You probably can’t pin this week’s losses in the stock market to any one particular thing. Soft retail sales, signs the Fed wants to make policy a little less generous, bear market in Hong Kong, COVID, Afghanistan, low volume summer trading? Take your pick. All probably conspired to some degree to weigh on sentiment if nothing else.
From an economic perspective, the highlight (or lowlight, depending on your perspective) was the retail sales number for July. It surprised most everyone by contracting -1.1% versus an expected increase of +0.3%.
It’s impossible to separate the impact of the fading stimulus boost from the possible hit due to the Delta variant, which began to hit restaurant and travel numbers in late July. You can see this in the number of people passing through TSA checkpoints in the U.S. over the last few weeks. Not a big decline but certainly coming off the boil.
The other major market related news concerned the release of the Fed’s minutes from their July meeting. No surprises here – the Fed says they want to reduce their asset purchases (termed quantitative easing or QE), likely before the end of the year. This issue will be in focus next week as well given that the Fed gathers at Jackson Hole for their annual conference.
Why does this matter? As The Economist noted on Friday:
‘On current forecasts rich-world central banks’ balance-sheets will have reached a combined $28trn in size by the end of the year, about two-fifths of which is attributable to QE during the pandemic. Critics says central banks face a “QE ratchet” because their bond holdings only go in one direction: they surged after the global financial crisis and never fell much before the pandemic struck. Even many emerging markets, now grappling with an inflation problem, have dabbled in QE and must soon decide its future.’
There is an element of ‘generals fighting the last war’ here. QE seemed to work well enough to help stabilize the markets during the financial crisis, but many have questioned the effectiveness since. Certainly, government spending and tax policy has played a starring role during the COVID crisis – zero interest rates and QE are almost background noise.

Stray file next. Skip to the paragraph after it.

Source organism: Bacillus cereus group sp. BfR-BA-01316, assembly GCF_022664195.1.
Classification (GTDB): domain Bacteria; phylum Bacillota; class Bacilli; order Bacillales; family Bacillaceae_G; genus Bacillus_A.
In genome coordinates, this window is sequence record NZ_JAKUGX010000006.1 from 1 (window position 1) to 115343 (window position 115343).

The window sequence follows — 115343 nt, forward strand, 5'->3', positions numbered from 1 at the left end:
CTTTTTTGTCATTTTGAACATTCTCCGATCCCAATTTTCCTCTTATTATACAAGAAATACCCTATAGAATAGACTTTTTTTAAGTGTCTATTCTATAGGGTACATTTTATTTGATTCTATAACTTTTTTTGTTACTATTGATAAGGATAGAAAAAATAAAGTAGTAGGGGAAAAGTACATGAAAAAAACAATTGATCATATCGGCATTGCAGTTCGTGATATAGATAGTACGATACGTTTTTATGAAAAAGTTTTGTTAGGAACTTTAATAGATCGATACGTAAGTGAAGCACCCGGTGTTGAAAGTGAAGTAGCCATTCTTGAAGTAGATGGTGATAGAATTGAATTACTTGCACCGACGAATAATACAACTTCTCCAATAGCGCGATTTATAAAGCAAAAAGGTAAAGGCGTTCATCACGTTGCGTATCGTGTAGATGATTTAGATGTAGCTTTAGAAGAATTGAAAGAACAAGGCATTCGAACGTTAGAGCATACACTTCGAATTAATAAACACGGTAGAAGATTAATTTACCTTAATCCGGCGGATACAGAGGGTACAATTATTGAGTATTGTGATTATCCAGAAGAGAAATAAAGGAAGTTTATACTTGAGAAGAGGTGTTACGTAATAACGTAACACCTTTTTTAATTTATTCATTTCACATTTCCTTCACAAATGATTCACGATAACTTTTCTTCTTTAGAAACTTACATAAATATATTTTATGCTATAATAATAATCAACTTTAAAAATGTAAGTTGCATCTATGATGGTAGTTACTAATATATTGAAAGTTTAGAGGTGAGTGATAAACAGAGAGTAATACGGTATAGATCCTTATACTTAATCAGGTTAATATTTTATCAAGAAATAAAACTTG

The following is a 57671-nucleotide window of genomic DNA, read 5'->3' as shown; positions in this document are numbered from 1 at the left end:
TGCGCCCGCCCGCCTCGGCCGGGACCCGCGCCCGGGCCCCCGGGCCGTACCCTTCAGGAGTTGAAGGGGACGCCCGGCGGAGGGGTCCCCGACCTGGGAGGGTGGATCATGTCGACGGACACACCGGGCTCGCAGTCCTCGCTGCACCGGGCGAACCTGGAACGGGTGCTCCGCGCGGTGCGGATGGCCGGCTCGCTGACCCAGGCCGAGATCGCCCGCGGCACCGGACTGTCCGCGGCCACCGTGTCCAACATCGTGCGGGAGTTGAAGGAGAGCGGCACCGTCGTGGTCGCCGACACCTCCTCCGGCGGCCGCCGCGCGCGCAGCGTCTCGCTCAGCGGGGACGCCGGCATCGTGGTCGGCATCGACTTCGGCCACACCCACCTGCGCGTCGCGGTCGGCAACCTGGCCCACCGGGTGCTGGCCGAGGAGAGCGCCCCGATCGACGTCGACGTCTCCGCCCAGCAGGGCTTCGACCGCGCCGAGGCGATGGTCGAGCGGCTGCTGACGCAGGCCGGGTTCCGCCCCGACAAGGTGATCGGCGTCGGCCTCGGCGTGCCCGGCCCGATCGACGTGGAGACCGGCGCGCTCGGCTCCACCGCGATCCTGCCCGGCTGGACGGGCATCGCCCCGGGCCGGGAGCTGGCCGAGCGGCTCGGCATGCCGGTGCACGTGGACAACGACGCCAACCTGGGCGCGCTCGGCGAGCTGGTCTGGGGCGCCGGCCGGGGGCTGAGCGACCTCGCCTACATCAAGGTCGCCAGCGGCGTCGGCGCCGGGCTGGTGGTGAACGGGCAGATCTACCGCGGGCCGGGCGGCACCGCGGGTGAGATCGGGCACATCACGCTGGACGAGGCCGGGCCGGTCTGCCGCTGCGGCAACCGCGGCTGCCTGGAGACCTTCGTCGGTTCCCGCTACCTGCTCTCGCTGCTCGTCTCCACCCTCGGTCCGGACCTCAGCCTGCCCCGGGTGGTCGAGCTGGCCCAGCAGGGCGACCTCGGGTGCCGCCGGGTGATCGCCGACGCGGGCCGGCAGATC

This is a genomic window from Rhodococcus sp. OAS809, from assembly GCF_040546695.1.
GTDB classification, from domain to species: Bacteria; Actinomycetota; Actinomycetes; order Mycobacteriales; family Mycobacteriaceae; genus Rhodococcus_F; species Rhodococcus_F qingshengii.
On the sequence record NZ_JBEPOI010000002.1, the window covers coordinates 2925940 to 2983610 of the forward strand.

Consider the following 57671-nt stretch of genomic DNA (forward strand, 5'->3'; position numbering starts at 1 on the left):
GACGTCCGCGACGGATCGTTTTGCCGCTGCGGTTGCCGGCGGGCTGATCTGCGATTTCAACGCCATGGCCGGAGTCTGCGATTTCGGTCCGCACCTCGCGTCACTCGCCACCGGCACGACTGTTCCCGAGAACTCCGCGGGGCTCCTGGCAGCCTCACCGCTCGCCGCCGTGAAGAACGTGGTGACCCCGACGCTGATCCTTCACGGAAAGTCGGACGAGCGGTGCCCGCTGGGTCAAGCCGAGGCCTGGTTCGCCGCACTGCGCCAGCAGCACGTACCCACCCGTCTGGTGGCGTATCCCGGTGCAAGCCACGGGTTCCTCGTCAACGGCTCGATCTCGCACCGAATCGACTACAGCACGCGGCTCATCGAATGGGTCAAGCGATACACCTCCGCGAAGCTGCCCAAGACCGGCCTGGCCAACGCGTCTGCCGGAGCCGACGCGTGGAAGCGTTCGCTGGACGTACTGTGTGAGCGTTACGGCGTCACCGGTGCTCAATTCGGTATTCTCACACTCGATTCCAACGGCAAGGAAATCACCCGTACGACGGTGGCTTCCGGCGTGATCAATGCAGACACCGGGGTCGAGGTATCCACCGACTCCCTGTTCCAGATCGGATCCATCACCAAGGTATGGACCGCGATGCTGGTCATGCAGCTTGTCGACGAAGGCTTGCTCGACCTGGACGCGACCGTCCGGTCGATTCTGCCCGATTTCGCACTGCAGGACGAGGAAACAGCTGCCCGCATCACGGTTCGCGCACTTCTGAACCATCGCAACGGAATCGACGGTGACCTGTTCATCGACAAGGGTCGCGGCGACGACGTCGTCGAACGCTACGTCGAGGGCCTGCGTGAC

But market liquidity still matters, and anything the Fed might do to lessen the liquidity environment will be of interest to investors.
Charts We Found Interesting
1. Number of U.S. COVID cases on the rise. Is this the fourth or fifth wave?
2. Unwelcome news from Israel, especially considering they led the way in vaccine rollout.
3. One in five ICUs in the US have reached or exceeded 95% of beds occupied.
4. How the case fatality rate has changed over time in the U.S. and Israel.
5. As we head into Jackson hole next week it is worth noting that the Fed has been buying $40bn a month of mortgage securities. With the caveat that we shouldn’t confuse correlation with causation, the apparent link between home prices and Fed policy is striking.
6. Hong Kong equities hit a bear market due in large part to China’s regulatory crackdown.
7. As countries move up the development curve what do they consume more of? Meat? Transportation? Education? All true, but add air conditioning to the list.
8. How will the demand for AC coexist with the goal for a zero-carbon future? I’m not sure anyone knows the answer to this, but batteries will probably play a role.
Have a good weekend.
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